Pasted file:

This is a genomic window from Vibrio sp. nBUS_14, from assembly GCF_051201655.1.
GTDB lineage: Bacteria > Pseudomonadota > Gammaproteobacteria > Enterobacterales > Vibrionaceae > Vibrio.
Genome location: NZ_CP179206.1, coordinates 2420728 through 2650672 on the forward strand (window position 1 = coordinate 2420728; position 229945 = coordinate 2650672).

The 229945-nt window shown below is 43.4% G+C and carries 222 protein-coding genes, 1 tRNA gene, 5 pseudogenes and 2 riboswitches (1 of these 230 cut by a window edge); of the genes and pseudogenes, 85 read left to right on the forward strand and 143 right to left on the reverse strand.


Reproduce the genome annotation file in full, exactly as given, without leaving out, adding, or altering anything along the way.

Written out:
This is a genomic window from Vibrio sp. nBUS_14, from assembly GCF_051201655.1.
GTDB lineage: Bacteria > Pseudomonadota > Gammaproteobacteria > Enterobacterales > Vibrionaceae > Vibrio.
Genome location: NZ_CP179206.1, coordinates 2420728 through 2650672 on the forward strand (window position 1 = coordinate 2420728; position 229945 = coordinate 2650672).

The 229945-nt window shown below is 43.4% G+C and carries 222 protein-coding genes, 1 tRNA gene, 5 pseudogenes and 2 riboswitches (1 of these 230 cut by a window edge); of the genes and pseudogenes, 85 read left to right on the forward strand and 143 right to left on the reverse strand.